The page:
POLICE INQUIRIES: FINNIE COMMENTS ON CALL-HANDLING, STOP-AND-SEARCH
Commenting on reports into Police Scotland call-handling and the use of stop-and-search, John Finnie, Independent MSP for the Highlands & Islands and justice spokesperson for the Scottish Greens, said:
“HMICS’s interim report into call-handling acknowledges the frailties of the existing system.
“Whilst welcoming the £1.4 million of additional money to pay for the accelerated recruitment of up to 75 call handling staff, it is our belief that, rather than making the case for Police Scotland to continue the centralisation of call handling, HMICS’s report makes the case for supporting the permanent retention of the Aberdeen and Inverness call handling centres and that’s what we will continue to campaign for.
“The inquiry into the tragic loss of life of Lamara Bell and John Yuill is on-going and the Scottish Green Party awaits the final conclusions of that inquiry. Our thoughts are with their family and friends.”
On stop and search, Mr Finnie said:
“Prior to the advent of Police Scotland, police officers across Scotland learnt about their common law and statutory powers of arrest and discharged their duties within that legal framework, largely without incident. Today’s report by John Scott, an eminent QC, advises the industrial levels of stop and search enacted since the creation of Police Scotland had lacked any legal framework and were of ‘questionable lawfulness and legitimacy’.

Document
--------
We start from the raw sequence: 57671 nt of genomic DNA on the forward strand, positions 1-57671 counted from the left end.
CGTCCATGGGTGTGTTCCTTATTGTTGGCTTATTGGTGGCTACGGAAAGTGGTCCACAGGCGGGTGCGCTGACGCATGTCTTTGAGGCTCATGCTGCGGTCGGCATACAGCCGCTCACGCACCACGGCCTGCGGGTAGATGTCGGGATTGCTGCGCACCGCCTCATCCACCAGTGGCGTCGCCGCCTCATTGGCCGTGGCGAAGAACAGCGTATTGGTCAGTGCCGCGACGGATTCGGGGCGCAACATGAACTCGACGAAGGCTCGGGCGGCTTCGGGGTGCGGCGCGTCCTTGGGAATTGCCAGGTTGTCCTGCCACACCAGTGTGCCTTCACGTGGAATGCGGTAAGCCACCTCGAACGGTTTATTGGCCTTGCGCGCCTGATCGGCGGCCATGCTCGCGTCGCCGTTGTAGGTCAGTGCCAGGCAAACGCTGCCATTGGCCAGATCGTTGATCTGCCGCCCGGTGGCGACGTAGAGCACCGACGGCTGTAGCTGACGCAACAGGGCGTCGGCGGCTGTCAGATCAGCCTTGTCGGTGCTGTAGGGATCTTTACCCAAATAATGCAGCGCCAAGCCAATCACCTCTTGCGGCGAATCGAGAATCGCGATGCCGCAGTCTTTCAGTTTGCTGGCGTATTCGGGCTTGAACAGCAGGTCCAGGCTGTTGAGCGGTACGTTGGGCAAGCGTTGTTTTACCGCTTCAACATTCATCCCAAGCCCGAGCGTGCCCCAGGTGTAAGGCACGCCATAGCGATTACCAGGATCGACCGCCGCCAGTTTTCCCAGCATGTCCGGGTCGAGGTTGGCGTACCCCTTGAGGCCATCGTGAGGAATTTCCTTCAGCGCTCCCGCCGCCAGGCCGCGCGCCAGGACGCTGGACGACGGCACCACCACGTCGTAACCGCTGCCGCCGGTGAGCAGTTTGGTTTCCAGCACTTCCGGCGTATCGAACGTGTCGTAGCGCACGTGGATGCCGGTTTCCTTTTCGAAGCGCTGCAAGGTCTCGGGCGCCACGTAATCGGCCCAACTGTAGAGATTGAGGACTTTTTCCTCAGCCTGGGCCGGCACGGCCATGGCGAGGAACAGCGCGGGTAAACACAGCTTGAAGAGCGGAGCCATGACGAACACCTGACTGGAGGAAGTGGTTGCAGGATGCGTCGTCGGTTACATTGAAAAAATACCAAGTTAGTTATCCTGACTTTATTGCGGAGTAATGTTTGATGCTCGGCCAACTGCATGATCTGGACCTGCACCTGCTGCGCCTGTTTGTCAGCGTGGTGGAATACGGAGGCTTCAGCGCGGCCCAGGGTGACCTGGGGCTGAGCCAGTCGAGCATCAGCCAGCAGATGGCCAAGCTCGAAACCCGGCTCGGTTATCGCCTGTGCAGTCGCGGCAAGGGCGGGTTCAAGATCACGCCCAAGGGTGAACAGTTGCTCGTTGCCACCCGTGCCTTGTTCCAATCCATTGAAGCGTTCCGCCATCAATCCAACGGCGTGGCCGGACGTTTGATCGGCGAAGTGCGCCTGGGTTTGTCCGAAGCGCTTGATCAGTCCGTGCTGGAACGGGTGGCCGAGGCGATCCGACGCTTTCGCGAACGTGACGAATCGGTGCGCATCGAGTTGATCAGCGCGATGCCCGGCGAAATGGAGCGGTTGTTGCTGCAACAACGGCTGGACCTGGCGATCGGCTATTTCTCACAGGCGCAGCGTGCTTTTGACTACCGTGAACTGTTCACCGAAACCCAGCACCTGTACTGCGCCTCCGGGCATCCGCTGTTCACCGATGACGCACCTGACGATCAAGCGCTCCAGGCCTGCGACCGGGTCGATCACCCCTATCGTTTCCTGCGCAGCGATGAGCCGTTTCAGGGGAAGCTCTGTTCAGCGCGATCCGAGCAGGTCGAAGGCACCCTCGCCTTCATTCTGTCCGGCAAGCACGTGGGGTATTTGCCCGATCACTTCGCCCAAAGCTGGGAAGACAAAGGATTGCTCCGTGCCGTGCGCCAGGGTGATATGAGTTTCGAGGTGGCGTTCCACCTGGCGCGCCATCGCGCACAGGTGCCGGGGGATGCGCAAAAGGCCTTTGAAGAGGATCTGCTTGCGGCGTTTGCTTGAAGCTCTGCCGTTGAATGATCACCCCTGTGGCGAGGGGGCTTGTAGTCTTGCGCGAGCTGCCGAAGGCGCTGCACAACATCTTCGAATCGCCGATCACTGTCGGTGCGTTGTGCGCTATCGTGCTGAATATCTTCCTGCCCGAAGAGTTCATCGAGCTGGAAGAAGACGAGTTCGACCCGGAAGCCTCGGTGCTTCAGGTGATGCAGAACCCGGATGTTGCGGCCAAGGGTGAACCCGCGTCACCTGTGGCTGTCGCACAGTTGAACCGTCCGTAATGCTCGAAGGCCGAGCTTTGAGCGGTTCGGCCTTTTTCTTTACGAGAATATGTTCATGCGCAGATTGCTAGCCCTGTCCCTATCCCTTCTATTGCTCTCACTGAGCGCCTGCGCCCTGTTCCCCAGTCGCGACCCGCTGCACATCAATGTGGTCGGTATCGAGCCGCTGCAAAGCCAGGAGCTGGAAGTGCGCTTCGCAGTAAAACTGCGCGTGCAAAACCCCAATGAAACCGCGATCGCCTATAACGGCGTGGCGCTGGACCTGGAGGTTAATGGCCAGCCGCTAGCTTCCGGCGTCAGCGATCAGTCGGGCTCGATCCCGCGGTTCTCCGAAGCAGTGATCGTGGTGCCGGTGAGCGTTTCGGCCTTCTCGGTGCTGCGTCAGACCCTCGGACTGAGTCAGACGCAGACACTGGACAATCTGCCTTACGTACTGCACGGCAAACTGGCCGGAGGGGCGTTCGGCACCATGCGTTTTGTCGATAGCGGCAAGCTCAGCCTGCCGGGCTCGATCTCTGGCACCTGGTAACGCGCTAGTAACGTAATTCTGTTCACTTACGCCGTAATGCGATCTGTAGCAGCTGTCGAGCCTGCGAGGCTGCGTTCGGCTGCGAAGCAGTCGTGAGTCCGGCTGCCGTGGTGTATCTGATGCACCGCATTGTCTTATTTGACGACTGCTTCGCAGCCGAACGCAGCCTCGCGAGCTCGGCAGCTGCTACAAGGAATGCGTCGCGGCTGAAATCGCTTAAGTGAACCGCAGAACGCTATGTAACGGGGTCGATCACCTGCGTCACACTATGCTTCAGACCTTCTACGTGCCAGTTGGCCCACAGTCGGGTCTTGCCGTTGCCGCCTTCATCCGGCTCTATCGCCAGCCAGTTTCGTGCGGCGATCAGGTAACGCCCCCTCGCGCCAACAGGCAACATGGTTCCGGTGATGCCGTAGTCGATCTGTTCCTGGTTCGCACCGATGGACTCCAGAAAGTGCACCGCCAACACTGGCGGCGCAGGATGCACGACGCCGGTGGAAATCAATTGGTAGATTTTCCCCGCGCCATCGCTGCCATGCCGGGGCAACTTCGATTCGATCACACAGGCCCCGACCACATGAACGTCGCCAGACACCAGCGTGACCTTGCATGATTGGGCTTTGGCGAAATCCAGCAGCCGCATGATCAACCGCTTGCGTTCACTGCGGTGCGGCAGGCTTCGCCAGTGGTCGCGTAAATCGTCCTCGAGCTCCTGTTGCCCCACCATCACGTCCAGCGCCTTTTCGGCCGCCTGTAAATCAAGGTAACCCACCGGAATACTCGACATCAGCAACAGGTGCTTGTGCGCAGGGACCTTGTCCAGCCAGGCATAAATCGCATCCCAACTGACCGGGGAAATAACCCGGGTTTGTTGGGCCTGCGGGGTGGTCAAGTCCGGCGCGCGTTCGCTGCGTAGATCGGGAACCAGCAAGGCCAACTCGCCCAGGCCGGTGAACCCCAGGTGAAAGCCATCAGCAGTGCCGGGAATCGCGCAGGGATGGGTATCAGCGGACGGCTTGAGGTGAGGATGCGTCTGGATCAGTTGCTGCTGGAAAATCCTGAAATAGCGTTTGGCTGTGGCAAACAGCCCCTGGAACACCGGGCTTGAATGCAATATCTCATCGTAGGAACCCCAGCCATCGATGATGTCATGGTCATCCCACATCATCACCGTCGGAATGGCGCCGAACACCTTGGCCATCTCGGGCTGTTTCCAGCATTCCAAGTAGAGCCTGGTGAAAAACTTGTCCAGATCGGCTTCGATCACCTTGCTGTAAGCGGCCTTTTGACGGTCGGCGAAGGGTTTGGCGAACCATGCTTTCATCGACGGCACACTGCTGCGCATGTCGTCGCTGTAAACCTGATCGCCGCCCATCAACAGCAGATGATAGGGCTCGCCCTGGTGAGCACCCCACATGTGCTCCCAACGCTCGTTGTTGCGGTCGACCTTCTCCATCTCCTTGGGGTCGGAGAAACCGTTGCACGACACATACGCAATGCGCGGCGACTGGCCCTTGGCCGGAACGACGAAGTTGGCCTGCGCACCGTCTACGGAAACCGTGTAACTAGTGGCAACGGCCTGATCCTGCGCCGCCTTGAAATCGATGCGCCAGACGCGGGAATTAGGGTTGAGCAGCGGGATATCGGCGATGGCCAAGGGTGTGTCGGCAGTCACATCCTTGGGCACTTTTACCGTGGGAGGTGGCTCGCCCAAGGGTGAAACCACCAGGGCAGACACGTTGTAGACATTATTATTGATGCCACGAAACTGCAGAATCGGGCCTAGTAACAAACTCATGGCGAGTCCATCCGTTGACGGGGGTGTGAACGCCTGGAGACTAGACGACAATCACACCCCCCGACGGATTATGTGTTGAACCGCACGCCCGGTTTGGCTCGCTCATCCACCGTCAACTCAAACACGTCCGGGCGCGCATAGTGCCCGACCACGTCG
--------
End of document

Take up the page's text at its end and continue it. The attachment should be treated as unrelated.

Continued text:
“Today the Cabinet Secretary expressed delight that in the most recent count only 39% of searches were so-called ‘consensual searches’. We agree with the First Minister that the limits of police authority are for Parliament to determine. We also recognise the Scottish Government’s intention to legislate to put all future searches on a statutory footing.
"However, we remain concerned that until such time as that legislation is in place ‘consensual’ stop and search will continue as before. We would have preferred immediate moves to a situation where no stop and search takes place without the authority vested by common or statute law.”
On scrutiny, Mr Finnie added:
“We welcome the intention to look at scrutiny of the police service and will participate in the forthcoming ‘Local Scrutiny Summit’. An enhancement of local scrutiny will require the building of trust lost as a result of armed officers being deployed on our streets and the creative, sometime ridiculous, explanations given by Police Scotland for that situation."
On the issue of armed police, John Finnie MSP continues to use appropriate legal channels to secure the release of an initial report withheld by the Scottish Police Authority.